Yeah. You have to, one, convince the banks that we’re not after their customers. You have to get banks off your back, because the banking lobby is very, very strong—especially the community banks. You saw with Walmart. Walmart tried to become a bank, that got shut down quickly and efficiently. But I really think it’s an honest argument to say, “These are not your customers you do not make these loans. You are not interested in this business.”
Now the sector that you do worry about is, of course, the payday lenders and check cashers. But I honestly think with a straight face we can say, “Tough.”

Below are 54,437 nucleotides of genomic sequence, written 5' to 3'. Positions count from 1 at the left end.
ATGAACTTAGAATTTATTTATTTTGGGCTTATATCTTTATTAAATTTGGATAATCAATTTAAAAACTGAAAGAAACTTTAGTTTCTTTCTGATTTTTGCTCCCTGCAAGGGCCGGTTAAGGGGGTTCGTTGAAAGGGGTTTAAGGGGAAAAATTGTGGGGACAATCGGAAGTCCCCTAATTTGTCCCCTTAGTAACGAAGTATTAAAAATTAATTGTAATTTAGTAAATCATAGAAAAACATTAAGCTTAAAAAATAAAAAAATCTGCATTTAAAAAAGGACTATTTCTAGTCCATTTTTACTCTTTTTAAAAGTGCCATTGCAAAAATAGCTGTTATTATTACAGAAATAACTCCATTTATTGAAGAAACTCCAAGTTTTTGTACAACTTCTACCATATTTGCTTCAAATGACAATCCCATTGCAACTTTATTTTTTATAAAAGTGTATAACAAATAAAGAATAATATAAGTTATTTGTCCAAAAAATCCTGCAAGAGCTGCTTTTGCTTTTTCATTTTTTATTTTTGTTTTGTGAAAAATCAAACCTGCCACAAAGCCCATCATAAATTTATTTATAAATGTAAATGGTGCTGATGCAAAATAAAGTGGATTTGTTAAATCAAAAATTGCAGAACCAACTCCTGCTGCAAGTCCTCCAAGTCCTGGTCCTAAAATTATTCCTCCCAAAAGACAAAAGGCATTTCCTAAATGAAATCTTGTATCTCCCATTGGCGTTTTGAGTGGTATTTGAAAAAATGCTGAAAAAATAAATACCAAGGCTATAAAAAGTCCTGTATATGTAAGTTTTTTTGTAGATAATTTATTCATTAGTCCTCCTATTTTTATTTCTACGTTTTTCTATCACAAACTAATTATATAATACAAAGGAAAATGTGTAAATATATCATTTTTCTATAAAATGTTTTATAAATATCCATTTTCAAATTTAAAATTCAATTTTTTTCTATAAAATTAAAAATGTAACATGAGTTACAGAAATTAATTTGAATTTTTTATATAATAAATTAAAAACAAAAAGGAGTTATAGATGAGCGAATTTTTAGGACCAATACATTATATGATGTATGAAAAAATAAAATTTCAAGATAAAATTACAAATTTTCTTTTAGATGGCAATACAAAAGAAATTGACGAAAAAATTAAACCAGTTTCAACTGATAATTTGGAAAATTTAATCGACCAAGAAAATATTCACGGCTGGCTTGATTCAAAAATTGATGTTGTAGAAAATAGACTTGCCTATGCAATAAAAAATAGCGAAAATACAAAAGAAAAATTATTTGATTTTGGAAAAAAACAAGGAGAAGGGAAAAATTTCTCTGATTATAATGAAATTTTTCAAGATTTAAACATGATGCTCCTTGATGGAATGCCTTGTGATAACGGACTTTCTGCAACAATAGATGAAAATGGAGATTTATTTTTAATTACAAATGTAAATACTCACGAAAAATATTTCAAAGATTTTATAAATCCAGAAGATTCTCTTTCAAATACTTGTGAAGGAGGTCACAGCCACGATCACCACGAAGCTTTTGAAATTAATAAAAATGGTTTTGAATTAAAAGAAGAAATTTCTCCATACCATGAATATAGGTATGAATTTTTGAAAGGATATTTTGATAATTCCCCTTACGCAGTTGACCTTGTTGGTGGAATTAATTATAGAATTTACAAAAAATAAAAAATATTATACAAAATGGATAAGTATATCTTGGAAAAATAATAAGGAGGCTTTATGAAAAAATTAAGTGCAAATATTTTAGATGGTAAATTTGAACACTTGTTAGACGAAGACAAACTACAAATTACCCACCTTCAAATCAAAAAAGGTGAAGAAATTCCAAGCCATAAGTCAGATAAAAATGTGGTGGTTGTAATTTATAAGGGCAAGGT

It’s a hard political argument to make to defend payday lenders and check cashers.
In chapter four or five of the book, I talk about the public’s antipathy toward usury. Nobody likes payday lending. Yes, maybe this industry goes out of business, but tough. We’re okay.
So what do you think the chances are that we get another postal banking system anytime soon?
You know, it took 40 years the first time, I hope it doesn’t take 40 years this time. I think that you have to get the banks at ease. And I think you have to really convince people that there’s postal banking, or we lose the post office. The post office has reached its maximum credit line from Treasury, so it’s either cut costs dramatically or add revenue. And this is a way for them to add revenue without taxpayer funds. It really is a no-brainer, I think.